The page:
With a title like that, you know this article is going to deal with that powerhouse of Magic – the big robot himself – Jangling Automaton. No, wait; Alongi’s already done that. Which leaves me with a great title and a quick search for something to go with it. One card gives a warning:
Creatures don’t untap during their controllers’ untap steps. Whenever a creature comes into play, untap all creatures.
Intruder Alarm changes one the of the fundamental rules of Magic; namely, that creatures only untap once per turn. Now they untap every time a creature enters play, which means that you can build decks to abuse this effect. And I have – frequently. Intruder Alarm is one of my favorite group play cards – the interactions are great.
Here’s a less than practical illustration, but it gets the point across. Assume you have two Wall of Blossoms, one Jungle Barrier, one Ornithopter, and two Tradewind Riders in play. (Tradewind Rider: Tap the Rider and two other creatures you control to return target permanent to hand.) You can tap the first Tradewind Rider and the two Walls of Blossoms to bounce one of the opponent’s permanents, then tap the Ornithopter, Jungle Barrier, and the other Tradewind to bounce the Ornithopter. Then, when you replay the Ornithopter, everything untaps and you can do it again. Keep repeating until your opponents have no permanents in play. Then, if you are vindictive, play Megrim.
Intruder Alarm can allow you to repeatedly tap a creature, provided you can repeatedly cast creatures. The trick is to find ways of returning creatures to your hand, to allow recasting. Some enchantments can do the trick: Equilibrium, or even Escape Routes, spring to mind. Equilibrium is clearly better, since it can return a creature for one colorless mana. So now assume you have two Llanowar Elves and a Priest of Titania in play. You can tap the Elves’ mana, cast a one casting cost creature, activate Equilibrium to bounce that creature, then do it again. Each iteration generates a net of three mana and you can keep tapping until the cards wear out. Add a red mana and you can kill with Kaervek’s Torch, or stay blue/green and kill with Stroke of Genius or Braingeyser. This gets even easier with gating creatures – then the creature and the bounce come together in one simple package.
The deck could be something along the lines of Elfball, but splashing blue for the Intruder Alarm. Beyond that, it would have lots of cheap elves including Skyshroud Elves or Nomadic Elves (for color washing) and a gating creature – probably Horned Kavu or Fleetfoot Panther. Sparkcaster is also possible, since it has a built-in kill mechanism, but a big burn spell could also work. The advantage would be that the deck could be almost completely green, would have Emerald Charms and the like to deal with problem enchantments (like Ivory Mask), and so forth. Here’s an untested sample – but if you play this deck, fear Perish, Earthquake, Powder Keg, and Pernicious Deed.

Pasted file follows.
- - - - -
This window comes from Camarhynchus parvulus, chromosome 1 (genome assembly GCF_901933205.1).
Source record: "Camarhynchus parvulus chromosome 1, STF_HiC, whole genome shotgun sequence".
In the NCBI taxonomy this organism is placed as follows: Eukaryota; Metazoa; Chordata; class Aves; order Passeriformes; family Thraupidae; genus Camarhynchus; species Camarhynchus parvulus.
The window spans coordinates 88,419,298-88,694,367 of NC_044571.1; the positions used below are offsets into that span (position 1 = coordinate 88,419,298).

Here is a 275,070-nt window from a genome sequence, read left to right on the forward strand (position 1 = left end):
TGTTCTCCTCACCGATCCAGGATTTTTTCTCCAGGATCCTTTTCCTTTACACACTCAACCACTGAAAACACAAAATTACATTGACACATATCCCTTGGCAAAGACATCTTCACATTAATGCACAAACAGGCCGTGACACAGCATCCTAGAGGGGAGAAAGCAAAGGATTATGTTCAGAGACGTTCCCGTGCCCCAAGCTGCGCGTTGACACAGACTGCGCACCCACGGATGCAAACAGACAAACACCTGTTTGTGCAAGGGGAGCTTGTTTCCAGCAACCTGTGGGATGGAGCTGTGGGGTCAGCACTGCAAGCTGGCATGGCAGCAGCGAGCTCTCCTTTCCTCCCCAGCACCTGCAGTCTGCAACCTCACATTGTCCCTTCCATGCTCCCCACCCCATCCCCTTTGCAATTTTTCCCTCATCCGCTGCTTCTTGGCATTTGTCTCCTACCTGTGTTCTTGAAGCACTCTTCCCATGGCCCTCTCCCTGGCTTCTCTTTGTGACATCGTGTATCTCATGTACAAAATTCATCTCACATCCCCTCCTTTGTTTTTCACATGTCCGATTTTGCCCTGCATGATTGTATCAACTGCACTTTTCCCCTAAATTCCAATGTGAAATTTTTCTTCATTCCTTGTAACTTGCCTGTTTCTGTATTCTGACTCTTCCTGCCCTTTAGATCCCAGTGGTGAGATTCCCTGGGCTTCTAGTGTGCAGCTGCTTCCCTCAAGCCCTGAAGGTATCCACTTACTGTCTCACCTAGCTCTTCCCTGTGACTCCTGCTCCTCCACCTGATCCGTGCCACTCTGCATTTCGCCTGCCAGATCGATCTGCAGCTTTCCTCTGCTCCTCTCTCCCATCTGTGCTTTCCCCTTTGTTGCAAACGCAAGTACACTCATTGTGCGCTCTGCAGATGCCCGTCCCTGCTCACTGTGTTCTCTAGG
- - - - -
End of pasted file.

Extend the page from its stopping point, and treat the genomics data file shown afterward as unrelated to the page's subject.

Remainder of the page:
4 Llanowar Elves
4 Fyndhorn Elves
4 Nomadic Elves
4 Skyshroud Elves
4 Quirion Rangers
4 Priests of Titania
4 Intruder Alarm
4 Collective Unconscious or Fact or Fiction
4 Kaervek’s Torch
4 Gaea’s Herald
If you are playing this in multiplayer, replace the Torch with Sparkcaster, Fireball, or Whetstone.
Last time I wrote about Nature’s Revolt, which turns all lands into creatures. Nature’s Revolt, Intruder Alarm, and a gating creature are a combo, since casting the creature will untap all your lands. Nature’s Revolt is way too expensive – and since all you need is one turn to generate infinite mana, try the Life half of the Life/Death split card instead.
Here’s a sample Extended deck that could even be playable:
4 Intruder Alarm
4 Cavern Harpy
4 Force of Will
4 Vampiric Tutor
4 Intuition or Impulse
4 Stroke of Genius
24 lands – but no Cities of Brass and no Gemstone Mines. Probably 4 Bayou, 4 Underground Sea, 4 Tropical Island, 4 Underground River, 4 Island or Wasteland, 4 Yavimaya Coast
4 Hammerhead Shark or Wall of Blossoms
4 Emerald Charm
Another way to use Intruder Alarm to generate infinite mana is to use a token generator and artifact mana. The trick is to find a way of getting the tokens into play repeatedly – you need a token generator that does not tap, or that can be untapped. I have tried some enchant lands (Caribou Range), some creatures and sacrifice effects to do this, but artifacts are by far the best approach. Karn, Silver Golem is a favorite card of mine – and always has been. For one mana, Karn makes mana artifacts into creatures. Suddenly, Grim Monolith, Mana Vault, Sol Ring, and Thran Dynamo are even more amazing. Again, the variety is endless, but here are two favorite combinations. Remember, since Karn has made the artifacts creatures until the end of the turn, whenever a creature comes into play, they untap.
Any two artifacts that can tap for four mana (namely, Charcoal Diamond and Mana Vault) and Phyrexian Processor (Pay X life; 4, tap: put an X/X token creature into play.) This gives infinite token creatures.